However, one step is underway toward better synchronizing efforts of requirements officials, who are often uniformed officers, and the acquisition corps tasked to buy their equipment. Now, acquisition officials must sign off on requirements documentation prior to review by the Joint Staff. This ensures needs are articulated in a way that allows acquirers to derive measurable requirements for a competition. In the past, poorly articulated metrics contributed to embarassing bid protests, such as the $35-billion Air Force KC-X tanker replacement debacle last year.

The joint process between the requirements and acquisition communities is being tested on a new Air Force program to replace the VC-25A, the Air Force One platform that transports the president.

The Air Force asked for information from bidders that can deliver three commercially derived replacements for the today's 747-200 Air Force One, one each in Fiscal 2017, 2019 and 2021.

A review from the acquisition corps reduced 127 pages of requirements for the presidential transport down to 43. "We rewrote some requirements, not to get rid of them or to marginalize them, but [so that] we could evaluate them in the source selection," Payton says. An audit of the tanker competition found that the more than 800 factors being evaluated made the effort far too complex.

Payton says a panel is formulating options for another forthcoming attempt to compete the KC-135 tanker replacement between Boeing, likely offering the 767, and an Airbus A330 design, which won in February 2008. The deal was terminated after auditors found numerous irregularities in the procurement process. Payton says a new request for proposals for a tanker could be released within 90 days. She also expects to select a CSAR-X winner in the spring. The Air Force revised the desired initial operational capability from the first quarter of Fiscal 2013 to the third quarter, and shifted the required initial operational capability six months to the second quarter of Fiscal 2015.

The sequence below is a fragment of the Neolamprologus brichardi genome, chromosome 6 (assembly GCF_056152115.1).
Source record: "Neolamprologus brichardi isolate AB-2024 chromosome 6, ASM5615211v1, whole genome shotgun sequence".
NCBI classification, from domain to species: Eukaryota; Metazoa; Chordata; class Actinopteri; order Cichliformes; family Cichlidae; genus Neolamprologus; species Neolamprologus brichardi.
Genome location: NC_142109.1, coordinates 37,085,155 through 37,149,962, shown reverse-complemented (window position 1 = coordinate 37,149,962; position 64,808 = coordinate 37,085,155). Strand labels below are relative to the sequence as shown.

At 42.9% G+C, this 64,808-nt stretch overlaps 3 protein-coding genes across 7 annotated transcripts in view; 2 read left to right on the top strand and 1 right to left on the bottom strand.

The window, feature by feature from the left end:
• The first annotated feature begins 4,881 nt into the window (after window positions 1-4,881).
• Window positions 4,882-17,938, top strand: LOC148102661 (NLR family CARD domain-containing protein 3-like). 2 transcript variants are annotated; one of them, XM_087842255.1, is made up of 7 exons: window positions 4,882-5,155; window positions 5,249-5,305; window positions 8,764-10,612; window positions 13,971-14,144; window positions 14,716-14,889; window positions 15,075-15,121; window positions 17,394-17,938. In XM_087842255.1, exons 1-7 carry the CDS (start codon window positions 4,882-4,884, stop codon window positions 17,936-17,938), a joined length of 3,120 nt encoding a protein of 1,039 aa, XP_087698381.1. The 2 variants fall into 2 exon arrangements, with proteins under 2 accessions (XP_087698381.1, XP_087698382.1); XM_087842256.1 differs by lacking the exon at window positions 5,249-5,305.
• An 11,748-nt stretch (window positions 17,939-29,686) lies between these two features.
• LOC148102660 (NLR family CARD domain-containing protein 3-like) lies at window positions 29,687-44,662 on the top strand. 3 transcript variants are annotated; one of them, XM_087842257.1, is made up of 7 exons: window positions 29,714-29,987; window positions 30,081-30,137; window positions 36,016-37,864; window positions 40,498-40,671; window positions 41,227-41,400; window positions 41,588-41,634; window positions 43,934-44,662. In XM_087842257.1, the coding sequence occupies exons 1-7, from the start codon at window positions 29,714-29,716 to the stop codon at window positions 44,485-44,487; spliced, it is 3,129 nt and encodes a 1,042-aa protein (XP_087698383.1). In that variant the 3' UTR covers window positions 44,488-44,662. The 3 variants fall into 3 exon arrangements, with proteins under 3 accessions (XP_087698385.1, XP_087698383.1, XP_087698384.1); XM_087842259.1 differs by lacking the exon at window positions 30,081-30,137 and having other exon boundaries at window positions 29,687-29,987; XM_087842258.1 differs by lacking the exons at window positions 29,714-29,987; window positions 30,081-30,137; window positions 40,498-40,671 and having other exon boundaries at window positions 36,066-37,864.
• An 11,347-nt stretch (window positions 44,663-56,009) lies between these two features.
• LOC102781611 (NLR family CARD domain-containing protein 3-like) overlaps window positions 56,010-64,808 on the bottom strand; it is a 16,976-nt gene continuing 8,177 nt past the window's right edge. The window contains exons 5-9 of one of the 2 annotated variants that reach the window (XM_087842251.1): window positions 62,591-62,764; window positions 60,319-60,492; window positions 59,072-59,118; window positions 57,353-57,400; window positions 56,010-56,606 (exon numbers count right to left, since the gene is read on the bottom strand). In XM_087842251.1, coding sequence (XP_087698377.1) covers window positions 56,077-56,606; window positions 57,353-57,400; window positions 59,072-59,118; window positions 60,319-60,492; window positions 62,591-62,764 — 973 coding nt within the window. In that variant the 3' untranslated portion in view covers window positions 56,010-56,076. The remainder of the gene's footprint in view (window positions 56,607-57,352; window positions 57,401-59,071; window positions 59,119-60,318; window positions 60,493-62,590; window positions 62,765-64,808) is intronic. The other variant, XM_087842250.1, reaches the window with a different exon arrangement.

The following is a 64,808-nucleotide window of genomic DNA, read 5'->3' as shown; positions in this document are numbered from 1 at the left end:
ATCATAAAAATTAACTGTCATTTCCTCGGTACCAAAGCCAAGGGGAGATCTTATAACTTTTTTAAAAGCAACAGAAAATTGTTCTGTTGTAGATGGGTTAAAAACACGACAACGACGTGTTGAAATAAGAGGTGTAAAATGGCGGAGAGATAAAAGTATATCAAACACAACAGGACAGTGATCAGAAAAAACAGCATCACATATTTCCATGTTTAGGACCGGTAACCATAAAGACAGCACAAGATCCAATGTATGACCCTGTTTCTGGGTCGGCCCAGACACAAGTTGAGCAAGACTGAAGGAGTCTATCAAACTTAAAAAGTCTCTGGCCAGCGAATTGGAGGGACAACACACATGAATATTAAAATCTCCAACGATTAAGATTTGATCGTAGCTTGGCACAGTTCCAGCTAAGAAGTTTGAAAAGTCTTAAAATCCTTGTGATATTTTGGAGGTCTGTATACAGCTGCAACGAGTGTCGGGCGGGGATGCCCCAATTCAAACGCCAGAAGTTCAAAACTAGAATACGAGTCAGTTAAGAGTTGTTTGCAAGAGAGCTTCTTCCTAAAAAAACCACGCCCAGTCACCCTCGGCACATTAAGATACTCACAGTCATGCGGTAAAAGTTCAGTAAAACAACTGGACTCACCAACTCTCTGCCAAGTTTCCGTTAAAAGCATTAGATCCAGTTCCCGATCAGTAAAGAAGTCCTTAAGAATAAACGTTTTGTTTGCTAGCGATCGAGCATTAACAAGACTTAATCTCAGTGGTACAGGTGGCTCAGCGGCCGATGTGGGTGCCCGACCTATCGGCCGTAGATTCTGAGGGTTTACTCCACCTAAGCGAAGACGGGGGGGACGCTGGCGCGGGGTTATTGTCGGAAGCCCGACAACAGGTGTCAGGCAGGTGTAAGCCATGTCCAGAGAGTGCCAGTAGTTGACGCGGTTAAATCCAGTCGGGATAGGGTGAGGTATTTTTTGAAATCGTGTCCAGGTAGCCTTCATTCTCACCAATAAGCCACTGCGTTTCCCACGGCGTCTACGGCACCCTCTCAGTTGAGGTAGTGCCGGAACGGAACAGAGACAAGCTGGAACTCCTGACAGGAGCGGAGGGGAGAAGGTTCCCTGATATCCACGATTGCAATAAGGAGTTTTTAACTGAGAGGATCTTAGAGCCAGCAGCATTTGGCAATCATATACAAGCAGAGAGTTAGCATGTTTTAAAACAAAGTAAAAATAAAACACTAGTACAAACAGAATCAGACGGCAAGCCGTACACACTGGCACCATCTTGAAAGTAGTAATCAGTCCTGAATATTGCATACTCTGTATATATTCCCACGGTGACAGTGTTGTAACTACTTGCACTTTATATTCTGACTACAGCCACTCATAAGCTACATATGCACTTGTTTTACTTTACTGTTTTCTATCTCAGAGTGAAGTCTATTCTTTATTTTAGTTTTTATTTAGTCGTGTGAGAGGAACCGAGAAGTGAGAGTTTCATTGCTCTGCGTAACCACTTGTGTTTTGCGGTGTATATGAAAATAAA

Payton admits that the service needs to prove it can execute a clean procurement. She says she is aggressively implementing lessons from both programs into others, applying a "belts and suspenders" philosophy of checking and doublechecking acquisition decisions.

In this environment, with a shrinking procurement corps and heightened scrutiny, the defense industry has consolidated at the behest of the Pentagon, sharply reducing competition in the marketplace. Payton says that during her conversations with the Obama transition team, officials expressed concern "about the lack of competition and the diminishing of our organic workforce in acquisition."

The current aerospace and defense industry makeup started taking shape in 1993, when then-Defense Secretary Les Aspin and then-Deputy Defense Secretary William Perry held the so-called Last Supper, a dinner with 15 defense industry chief executives. What resulted was a policy encouraging companies to merge in order to survive the post-Cold War budget downturn. Sixty-two contractors merged to form the top five industry giants: Boeing, Lockheed Martin, Northrop Grumman, Raytheon and General Dynamics.